Drone maker DJI and Canonical want to help developers’ applications take flight. Literally. The companies announced today that they are releasing a computer embedded on a drone platform. The goal is to allow developers to transform drones into more intelligent, autonomous machines capable of performing complex computing tasks on their own, according to DJI.
The DJI Manifold, as the new system is called, runs on Canonical’s Ubuntu operating system and supports CUDA, OpenCV and ROS. The platform has been optimized for aerial image processing and parallel computing, sporting a quad-core ARM Cortex A-15 Processor and Nvidia Kepler-based GPU.
Ubuntu in the Sky, with DJI
“With the Manifold, we are entering a new era of smarter, faster and more powerful aerial platforms. Manifold opens up for aerial and ground technology to intelligently work together to solve complex problems,” said Michael Perry, DJI’s director of strategic partnerships, in a statement. “We are excited to see what applications our developer community will come up with for this new platform.”
China-based DJI specializes in image applications for autonomous vehicles. Canonical said Ubuntu 14.04, the Long-Term Support version, will be available on the Manifold. The release will come with support for both multi-touch devices and HiDPI screens.
The Manifold uses and is specifically designed for DJI’s Onboard SDK (software development kit), which will make it easier for developers already familiar with DJI SDK-based software to create more “powerful professional” apps. The SDK offers a user-friendly system that is still powerful enough to develop professional applications for aerial technology, according to DJI. The two companies are also highlighting the platform’s flexibility and extensibility.
We reached out to Dan Kara, practice director, robotics at ABI Research to get his thoughts on the companies’ announcement. “This yet another example of drone companies along with semiconductor and mobile telecommunications firms (Nvidia, Qualcomm, Intel etc.), releasing products that support advanced capabilities such as sense-and-avoid and more in drones,” he said. “It is clear that DJI is focusing on the commercial space.”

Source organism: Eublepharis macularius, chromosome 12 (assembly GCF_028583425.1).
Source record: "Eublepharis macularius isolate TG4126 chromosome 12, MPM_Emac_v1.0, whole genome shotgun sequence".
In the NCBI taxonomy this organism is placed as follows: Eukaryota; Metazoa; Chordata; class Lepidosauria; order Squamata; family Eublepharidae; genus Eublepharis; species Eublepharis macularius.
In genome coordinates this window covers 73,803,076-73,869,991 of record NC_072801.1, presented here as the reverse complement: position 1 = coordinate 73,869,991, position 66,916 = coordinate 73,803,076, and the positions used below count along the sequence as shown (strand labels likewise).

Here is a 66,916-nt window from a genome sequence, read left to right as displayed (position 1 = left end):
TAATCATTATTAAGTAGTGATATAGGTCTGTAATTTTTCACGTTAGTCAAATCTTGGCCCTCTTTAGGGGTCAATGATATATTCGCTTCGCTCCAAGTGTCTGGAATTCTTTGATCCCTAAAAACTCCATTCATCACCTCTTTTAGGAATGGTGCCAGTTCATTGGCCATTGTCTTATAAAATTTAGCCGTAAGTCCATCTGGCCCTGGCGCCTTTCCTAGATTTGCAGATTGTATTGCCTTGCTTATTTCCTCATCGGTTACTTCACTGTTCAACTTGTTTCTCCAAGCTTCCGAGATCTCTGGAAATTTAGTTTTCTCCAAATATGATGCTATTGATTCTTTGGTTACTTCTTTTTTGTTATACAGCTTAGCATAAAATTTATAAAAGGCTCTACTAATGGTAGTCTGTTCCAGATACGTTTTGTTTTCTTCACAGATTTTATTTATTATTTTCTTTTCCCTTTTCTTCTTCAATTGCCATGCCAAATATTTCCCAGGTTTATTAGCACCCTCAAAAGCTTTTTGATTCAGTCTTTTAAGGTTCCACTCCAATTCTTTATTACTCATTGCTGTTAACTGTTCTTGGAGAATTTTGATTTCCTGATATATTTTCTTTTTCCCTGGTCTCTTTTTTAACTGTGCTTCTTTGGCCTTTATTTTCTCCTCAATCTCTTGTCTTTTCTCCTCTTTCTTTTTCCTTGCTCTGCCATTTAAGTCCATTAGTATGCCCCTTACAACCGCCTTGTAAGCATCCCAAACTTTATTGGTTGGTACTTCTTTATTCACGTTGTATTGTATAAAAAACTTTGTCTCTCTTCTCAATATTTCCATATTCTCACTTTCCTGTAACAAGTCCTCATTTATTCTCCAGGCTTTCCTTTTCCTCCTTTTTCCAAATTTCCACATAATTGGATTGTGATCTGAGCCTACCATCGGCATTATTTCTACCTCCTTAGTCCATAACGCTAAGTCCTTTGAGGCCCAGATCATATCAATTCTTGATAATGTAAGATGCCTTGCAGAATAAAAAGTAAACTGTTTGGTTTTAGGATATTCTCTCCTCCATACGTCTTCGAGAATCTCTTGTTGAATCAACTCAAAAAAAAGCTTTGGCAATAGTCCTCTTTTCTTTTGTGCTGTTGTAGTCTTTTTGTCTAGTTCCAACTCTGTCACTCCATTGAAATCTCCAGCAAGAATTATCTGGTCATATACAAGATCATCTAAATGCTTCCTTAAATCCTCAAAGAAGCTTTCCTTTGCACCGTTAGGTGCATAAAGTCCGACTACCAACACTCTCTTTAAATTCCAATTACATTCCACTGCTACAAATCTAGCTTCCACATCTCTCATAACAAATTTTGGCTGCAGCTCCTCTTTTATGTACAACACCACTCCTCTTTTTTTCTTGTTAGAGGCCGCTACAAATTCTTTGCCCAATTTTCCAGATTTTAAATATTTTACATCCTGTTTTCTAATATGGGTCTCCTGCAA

AI in the Air
The inclusion of a PC graphics card and support for DirectX and OpenGL will allow applications developed for the Manifold platform to process high-resolution images in real time, according to DJI. “It can be deployed for use in artificial intelligence applications such as computer vision and deep learning. This means your aerial platforms will not only be able to sense the surrounding environment, but also identify objects and respond in an instant,” DJI said on the Manifold’s product page.
DJI said the platform is also ideal for research and development. The Manifold can access flight data and perform intelligent control and data analysis. Because the platform will be able to collect as well as analyze data in the air, it should be well suited to developers working on projects that depend on time-sensitive information.
It is also compatible with third-party sensors, enabling developers to connect a wide variety of devices such as infrared cameras, atmospheric research devices and geographical surveying equipment, DJI noted.
The company is also touting its low power consumption figures, which max out at 15 watts, about a quarter of what a typical laptop consumes. The platform can also dynamically adjust the number of cores in use, enabling it to power down cores not needed for simpler calculations, allowing for greater energy savings.
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